Just a side note about straying off the path, if you’ll indulge me for a few minutes: I feel a bit like I’ve been veering off into the unknown since my mid 20s. When I first left Canberra nine years ago (and I know, I go on about this a lot, bear with me), I stepped firmly onto the path of my life, which was a new path but I was still on track, still going the right way. I did a few things and had a few experiences in London that were very out of character for me and I was still on the path, the new and improved one. Something big shifted when I met Mr Chewbacca and was essentially swept off my feet in the true meaning of the phrase: I had very little control over what happened to me. Suddenly I was in love, I was in a relationship, I was talking about commitment and living together and getting engaged and having kids and it was all unfolding before my eyes before I could even take a breath and check whether this was exactly how it should go. As it turns out, it was all the right thing. But from that point, decision-making took on another level of complexity. Not only was there another person whose opinion and decisions affected me and had to be taken into consideration, I had to find a new way of making important choices with objectivity. It’s fundamentally part of who I am to adapt and try to please everyone in my decisions. I like to keep the peace, keep things balanced. And sometimes I’ll compromise on what I choose a little too much. I find my judgment is clouded by all the factors needing to be considered. The first time this happened was in London when I agreed to go to Sydney and not Melbourne. It’s not black and white, you can’t say ‘that was the wrong decision’; there’s no room for regret anyway. But it was at that point in 2009 that I didn’t stick to my guns when I should have. Similarly, perhaps Mr C should have argued for us to stay in the UK and not even head home to Australia. Who knows, I’ll leave that up to him to think about.

Anyway, back to the story. So we took off from Brisbane, me driving the kids in my mum’s little old car and Mr C negotiating the traffic in heavy rain in the massive camper. It was a bit of a pain in the butt actually getting the camper as the one we ended up with was a little old and seemed way too big, but the next size down didn’t have anchor points for two car seats so we had to stick with the big old one. Somehow we made it back to my mum’s place, which is just south of the Gold Coast and then had to install the car seats in the camper and pack all our nine suitcases plus worth of stuff in, finding ways to secure the massive suitcases in a vehicle that really wasn’t designed to carry massive suitcases. All of this in the rain (you know, that tropical rain that starts to drown everything at the beginning of spring and it feels like it’ll never end). It was a total mud bath and not a great start to our big road trip.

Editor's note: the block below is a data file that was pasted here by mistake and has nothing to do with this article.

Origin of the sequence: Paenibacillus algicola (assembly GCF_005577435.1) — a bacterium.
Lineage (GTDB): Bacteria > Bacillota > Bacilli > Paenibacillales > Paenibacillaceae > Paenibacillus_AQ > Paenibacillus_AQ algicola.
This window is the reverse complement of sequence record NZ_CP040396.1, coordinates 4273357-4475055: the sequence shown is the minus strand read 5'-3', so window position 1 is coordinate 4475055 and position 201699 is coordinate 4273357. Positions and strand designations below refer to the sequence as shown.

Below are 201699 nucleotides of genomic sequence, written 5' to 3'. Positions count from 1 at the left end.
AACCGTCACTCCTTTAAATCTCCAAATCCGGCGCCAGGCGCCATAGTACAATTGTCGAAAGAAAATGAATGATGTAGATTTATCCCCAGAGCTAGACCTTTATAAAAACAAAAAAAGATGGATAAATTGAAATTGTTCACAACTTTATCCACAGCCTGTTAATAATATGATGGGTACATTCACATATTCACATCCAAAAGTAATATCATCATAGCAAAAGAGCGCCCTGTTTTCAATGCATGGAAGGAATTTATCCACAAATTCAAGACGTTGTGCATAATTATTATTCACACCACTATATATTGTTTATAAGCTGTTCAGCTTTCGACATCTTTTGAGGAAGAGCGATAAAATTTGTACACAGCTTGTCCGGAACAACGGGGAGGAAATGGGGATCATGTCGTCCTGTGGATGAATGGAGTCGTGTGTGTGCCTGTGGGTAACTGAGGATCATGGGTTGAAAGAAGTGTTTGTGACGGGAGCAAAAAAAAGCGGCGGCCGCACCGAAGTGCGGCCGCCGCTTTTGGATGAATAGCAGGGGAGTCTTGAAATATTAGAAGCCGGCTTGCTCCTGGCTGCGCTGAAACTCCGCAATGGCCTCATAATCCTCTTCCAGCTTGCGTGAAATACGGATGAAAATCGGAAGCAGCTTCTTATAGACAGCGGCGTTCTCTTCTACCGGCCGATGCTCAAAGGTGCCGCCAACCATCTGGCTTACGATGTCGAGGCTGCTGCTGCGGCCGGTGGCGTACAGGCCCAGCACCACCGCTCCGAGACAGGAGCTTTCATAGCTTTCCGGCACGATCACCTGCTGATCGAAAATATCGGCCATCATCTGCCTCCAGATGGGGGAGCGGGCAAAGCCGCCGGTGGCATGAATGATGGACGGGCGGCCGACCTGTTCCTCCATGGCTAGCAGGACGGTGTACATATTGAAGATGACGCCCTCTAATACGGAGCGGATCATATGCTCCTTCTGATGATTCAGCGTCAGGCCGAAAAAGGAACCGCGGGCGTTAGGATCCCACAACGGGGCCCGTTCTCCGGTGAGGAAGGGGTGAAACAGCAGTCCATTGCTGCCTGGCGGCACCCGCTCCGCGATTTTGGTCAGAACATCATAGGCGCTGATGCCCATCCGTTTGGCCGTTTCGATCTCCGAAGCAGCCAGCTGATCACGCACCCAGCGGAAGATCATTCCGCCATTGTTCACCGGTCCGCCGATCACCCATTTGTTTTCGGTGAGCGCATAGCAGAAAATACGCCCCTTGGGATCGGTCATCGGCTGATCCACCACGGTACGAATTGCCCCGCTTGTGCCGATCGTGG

So we set off, later than planned, aiming to stop near Coffs Harbour for the first night. We made it, but it was hard going. We ended up getting some dodgy Chinese food for dinner and finding a caravan park which we only just managed to get into before the reception closed for the evening. We planned to have a few wines and chill out after the kids went to sleep but in reality is was so cold and wet and we were so exhausted that we just skulled a couple of glasses while shivering under the canopy next to the camper in the dark and fell into bed.

The next morning we set off for the central coast of NSW where we’d arranged to meet up with our friends and stay with them for the night (or rather, we rocked up and treated their place essentially like an AirBnB that we didn’t need to book and that contained some of our favourite people in the entire world). It was a better drive when it wasn’t raining and we set the kids up with movies on the ipad and cruised on through, arriving late afternoon. Thank goodness for good friends! They laid on the food and drink and we relaxed a bit and caught up. Next stop was just Sydney, only an hour and a half or so away, so we could take it fairly easy. We had great difficulty finding a caravan park anywhere near Sydney and ended up lobbing into one at Lane Cove which was nice enough, although it was a pain in the butt getting all the way to Coogee to meet up with some other close friends but we just took a taxi and sucked up the ridiculous cost. We had a fabulous catch up with those guys and got back to the camper for another late night for the kids around 9pm.